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Injuries Associated With Glass Tables Common in U.S.

56 percent of injuries in National Electronic Injury Surveillance System database due to faulty tables

MONDAY, Sept. 21, 2020 (HealthDay News) — Injuries associated with glass tables are common, and more than half are attributed to faulty tables, according to a study recently published in the American Journal of Surgery.

Usha Trivedi, from Rutgers New Jersey Medical School in Newark, and colleagues described the burden and characteristics of injuries associated with glass tables breaking using the National Electronic Injury Surveillance System (NEISS) database from 2009 to 2015 and using data from a level 1 trauma center.

The researchers found that of the 3,241 cases in the NEISS, faulty tables accounted for 56 percent of injuries. Overall, 15 percent of the injuries were severe. There was a bimodal age distribution of age under 7 years and early 20s. The upper extremities and forehead were commonly injured areas. Of the 24 trauma center cases that were reviewed, 21 percent presented with hemodynamic instability. Major organ, body cavity, or joint space injuries occurred in 34 percent, and 58 percent required surgical intervention. The rate of 30-day mortality was 8 percent. Inpatient care was required by 54 percent of the cases.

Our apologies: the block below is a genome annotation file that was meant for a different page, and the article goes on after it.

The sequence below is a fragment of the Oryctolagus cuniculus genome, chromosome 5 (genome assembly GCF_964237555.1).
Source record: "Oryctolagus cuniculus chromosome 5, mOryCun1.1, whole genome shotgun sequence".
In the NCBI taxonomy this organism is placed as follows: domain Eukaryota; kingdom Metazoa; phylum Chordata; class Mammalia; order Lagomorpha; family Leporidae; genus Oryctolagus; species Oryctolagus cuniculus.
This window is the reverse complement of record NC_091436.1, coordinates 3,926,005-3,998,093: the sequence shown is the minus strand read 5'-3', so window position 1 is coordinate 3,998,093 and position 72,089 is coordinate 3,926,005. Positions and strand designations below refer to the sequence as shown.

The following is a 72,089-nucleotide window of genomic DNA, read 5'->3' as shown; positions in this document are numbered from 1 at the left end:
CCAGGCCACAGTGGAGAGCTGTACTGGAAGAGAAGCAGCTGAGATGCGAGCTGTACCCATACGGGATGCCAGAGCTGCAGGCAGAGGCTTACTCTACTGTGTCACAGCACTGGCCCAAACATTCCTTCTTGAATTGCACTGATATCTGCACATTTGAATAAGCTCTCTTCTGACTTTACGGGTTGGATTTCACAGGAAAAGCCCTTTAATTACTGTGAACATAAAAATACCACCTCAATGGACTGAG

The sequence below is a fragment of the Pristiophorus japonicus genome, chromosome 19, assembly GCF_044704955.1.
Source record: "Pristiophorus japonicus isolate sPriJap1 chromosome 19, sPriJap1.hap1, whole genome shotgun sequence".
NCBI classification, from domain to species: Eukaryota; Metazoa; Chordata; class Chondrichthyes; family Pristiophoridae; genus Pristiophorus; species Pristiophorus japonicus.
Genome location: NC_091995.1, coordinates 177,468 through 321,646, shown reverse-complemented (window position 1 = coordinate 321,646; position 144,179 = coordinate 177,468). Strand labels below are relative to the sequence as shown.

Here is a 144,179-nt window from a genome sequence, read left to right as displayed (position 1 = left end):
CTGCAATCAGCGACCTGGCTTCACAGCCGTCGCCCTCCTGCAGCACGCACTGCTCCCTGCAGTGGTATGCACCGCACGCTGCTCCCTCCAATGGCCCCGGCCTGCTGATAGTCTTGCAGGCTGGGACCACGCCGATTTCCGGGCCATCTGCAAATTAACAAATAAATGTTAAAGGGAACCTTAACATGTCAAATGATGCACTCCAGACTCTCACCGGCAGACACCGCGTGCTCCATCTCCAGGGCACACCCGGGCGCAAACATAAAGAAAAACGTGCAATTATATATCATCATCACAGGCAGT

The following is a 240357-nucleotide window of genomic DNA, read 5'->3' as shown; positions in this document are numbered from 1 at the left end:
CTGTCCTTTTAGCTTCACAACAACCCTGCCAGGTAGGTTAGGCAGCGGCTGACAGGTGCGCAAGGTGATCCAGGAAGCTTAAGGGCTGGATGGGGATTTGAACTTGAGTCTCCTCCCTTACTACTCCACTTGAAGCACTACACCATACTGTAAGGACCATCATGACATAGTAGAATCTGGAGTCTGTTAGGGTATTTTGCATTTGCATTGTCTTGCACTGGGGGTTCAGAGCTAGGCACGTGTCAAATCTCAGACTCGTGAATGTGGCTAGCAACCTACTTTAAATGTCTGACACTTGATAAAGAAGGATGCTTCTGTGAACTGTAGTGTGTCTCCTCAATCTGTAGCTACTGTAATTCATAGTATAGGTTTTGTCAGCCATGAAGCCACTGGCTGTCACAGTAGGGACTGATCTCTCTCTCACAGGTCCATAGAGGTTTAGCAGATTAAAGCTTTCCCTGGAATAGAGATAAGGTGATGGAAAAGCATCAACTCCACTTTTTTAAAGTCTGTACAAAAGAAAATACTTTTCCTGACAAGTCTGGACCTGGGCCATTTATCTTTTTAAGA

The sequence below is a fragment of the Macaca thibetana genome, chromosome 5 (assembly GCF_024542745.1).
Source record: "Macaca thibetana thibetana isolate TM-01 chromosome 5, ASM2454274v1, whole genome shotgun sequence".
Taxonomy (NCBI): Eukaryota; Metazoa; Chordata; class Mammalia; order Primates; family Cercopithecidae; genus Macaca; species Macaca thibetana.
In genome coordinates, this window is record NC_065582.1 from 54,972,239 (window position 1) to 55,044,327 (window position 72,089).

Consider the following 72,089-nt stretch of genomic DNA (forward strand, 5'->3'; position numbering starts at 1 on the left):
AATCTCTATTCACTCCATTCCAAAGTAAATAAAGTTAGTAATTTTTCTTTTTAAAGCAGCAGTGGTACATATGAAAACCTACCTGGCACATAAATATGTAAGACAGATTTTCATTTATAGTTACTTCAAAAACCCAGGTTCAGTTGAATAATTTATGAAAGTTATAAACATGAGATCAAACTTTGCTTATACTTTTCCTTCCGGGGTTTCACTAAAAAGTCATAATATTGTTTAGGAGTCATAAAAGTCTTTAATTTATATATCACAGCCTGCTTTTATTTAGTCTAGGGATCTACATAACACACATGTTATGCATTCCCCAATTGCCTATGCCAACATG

“It is imperative to push for stricter regulation as consumers of glass tables should not be incurring life-threatening trauma injuries due to neglect of manufacturers in not using tempered glass,” a coauthor said in a statement.

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